Friday, August 13, 2021
Industry Documents Update - August 2021Tobacco Industry Documents
155 new documents were posted to TTID yesterday including:
Food Industry Documents
435 new documents posted to the USRTK Food Industry Collection
- these materials largely contain communications between the Coca-Cola Company, the Pennington Biomedical Research Center, and other related scientists/academics regarding ISCOLE and obesity in children. More documents are forthcoming.
6 new documents added to the Roger Adams Papers
- Sugar Research Foundation meeting minutes and research reports from the 1960s.
Technical Recommendations for Preserving Industry Documents Disclosed in Litigation
The IDL recently crafted the report Technical Recommendations for Preserving Industry Documents Disclosed in Litigation
which is linked on our website under About/Overview. These recommendations come from two decades of experience collecting, preserving, and providing public access to industry documents disclosed in litigation, and offer recommendations on how to make these materials freely available in perpetuity and what costs should be included as part of settlements or judgements.
Thursday, June 10, 2021
More Opioid, Tobacco and Food Industry Documents Online
Today, IDL staff added 1,266 new industry documents
across 3 archives!
Thursday, May 13, 2021
12K New Industry Documents Posted including New Internal Insys Opioid Documents11,953 new documents
were added to IDL today!
Included in this new posting:
- 4,809 Tobacco Industry Documents from RJ Reynolds, Philip Morris and Brown and Williamson files
- 5,691 new Food Industry Documents from the USRTK Food Collection. The majority of these documents concern Coca-Cola partnerships with academic institutions and researchers on issues of obesity and exercise.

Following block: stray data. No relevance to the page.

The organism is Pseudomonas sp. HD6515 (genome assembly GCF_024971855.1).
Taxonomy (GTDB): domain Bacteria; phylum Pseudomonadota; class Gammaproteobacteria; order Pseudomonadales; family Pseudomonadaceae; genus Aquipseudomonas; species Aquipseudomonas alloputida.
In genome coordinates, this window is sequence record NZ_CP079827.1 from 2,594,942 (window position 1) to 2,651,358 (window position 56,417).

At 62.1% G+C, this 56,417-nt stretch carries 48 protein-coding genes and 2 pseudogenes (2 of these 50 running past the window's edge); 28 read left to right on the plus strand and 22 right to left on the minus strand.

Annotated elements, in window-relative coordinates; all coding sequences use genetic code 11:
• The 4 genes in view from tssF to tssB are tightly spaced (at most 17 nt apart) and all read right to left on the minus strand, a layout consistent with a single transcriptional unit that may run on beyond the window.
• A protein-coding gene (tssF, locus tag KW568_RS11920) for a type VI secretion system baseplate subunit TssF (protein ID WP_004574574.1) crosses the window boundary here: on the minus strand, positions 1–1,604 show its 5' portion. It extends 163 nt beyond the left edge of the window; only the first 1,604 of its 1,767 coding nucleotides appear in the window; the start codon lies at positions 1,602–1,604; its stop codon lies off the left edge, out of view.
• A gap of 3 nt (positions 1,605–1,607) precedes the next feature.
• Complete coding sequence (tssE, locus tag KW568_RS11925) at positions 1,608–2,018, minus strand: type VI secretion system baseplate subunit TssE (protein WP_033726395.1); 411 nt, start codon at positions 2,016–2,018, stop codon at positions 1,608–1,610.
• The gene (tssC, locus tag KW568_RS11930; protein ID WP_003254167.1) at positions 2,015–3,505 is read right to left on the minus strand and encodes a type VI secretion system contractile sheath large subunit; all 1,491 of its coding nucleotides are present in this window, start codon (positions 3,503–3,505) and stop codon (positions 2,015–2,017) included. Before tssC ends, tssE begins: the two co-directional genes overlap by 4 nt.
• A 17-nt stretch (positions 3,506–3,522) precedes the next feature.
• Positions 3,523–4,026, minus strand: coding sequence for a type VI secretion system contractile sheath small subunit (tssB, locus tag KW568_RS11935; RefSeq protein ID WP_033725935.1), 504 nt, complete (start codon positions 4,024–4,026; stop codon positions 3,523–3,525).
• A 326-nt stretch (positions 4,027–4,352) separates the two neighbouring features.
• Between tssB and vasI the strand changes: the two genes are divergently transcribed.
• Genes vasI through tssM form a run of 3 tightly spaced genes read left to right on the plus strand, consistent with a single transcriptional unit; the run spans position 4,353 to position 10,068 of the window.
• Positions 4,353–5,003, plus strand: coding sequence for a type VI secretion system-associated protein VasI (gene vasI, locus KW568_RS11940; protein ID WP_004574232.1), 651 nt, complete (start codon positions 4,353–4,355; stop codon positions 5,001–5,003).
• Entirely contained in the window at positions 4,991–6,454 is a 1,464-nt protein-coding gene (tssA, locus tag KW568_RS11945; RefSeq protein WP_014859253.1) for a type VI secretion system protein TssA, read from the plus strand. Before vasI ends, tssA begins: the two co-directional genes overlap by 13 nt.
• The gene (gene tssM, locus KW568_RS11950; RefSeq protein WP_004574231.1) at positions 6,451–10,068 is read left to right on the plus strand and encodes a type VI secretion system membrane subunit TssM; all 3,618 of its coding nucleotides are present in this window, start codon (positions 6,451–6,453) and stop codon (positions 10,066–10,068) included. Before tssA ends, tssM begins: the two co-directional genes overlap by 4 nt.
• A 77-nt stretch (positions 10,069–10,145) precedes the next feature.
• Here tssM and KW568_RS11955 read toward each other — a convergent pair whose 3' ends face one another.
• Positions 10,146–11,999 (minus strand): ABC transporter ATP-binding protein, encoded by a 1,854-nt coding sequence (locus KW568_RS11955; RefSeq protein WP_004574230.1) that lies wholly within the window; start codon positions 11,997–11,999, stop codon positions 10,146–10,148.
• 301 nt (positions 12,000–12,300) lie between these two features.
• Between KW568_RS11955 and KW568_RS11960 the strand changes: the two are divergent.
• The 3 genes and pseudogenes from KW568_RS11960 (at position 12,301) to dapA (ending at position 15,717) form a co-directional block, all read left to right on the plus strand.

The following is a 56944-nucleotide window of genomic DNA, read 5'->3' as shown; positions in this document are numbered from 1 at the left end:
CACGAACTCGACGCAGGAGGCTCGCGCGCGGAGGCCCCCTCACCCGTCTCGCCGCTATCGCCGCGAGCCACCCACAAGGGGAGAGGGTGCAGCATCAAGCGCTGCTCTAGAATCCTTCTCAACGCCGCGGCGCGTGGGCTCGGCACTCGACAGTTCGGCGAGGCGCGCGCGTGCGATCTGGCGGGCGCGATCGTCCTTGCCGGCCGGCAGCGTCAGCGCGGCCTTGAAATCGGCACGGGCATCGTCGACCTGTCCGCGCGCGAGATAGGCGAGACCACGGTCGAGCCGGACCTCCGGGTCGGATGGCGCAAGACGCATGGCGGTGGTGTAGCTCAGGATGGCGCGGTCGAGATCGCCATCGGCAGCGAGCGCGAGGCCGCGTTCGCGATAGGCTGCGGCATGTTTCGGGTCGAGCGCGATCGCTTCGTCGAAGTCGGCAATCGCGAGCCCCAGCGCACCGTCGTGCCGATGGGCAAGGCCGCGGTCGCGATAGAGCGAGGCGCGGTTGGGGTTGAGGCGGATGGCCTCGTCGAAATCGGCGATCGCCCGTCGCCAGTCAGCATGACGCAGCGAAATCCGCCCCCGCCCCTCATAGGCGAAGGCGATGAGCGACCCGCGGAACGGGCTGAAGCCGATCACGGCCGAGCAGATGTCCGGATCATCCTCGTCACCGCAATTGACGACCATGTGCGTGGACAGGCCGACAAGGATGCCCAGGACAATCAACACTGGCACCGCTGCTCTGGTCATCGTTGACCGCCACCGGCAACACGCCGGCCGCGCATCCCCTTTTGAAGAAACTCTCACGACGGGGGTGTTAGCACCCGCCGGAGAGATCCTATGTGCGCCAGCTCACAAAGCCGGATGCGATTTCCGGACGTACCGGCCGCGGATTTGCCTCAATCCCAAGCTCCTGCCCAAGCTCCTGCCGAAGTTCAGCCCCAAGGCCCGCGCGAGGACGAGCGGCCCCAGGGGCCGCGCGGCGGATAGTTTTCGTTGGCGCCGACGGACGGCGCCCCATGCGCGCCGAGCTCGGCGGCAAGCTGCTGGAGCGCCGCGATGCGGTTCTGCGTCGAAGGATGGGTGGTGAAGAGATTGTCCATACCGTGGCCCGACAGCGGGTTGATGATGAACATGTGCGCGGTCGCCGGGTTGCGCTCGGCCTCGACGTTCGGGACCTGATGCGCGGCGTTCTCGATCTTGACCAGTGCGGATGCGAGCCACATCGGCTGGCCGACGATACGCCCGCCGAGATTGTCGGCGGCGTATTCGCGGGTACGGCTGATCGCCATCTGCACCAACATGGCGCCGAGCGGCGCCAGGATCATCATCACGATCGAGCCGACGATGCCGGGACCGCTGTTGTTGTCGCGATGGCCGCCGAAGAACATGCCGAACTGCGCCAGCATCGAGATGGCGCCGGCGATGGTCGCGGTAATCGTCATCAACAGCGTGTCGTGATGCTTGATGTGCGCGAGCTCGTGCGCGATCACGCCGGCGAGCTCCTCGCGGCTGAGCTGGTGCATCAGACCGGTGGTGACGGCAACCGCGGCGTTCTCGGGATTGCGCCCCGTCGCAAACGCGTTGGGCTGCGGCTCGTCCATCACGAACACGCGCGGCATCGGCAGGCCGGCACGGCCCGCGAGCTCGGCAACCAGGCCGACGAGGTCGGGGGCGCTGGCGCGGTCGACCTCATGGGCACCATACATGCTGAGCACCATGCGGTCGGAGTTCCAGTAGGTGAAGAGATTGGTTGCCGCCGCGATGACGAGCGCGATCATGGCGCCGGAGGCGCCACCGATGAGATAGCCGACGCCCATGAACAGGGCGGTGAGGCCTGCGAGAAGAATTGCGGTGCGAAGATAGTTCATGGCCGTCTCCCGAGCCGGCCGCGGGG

- 1,453 Insys Therapeutics internal documents. This Insys Litigation Documents collection is being processed and posted over the course of the year (yes its a big collection!). The documents come from U.S. District Court records (District of Massachusetts, Boston) and from investigation by the New York State Office of the Attorney General.
In 2016, former executives and managers of Insys Therapeutics Inc. (an opioid manufacturer which produced Subsys, a fentanyl-based pain medication) were indicted by a Grand Jury on charges including conspiracy to commit racketeering, mail and wire fraud, and conspiracy to violate the anti-kickback law in relation to a nationwide conspiracy to bribe medical practitioners and defraud insurers.
Thursday, April 15, 2021
New Food and Tobacco Industry Documents Posted
869 new documents have been posted to the Industry Documents Library today!
Wednesday, March 24, 2021
UCSF and Johns Hopkins University Launch Opioid Industry Documents Archive
The University of California, San Francisco (UCSF) and Johns Hopkins University announced the launch of the Opioid Industry Documents Archive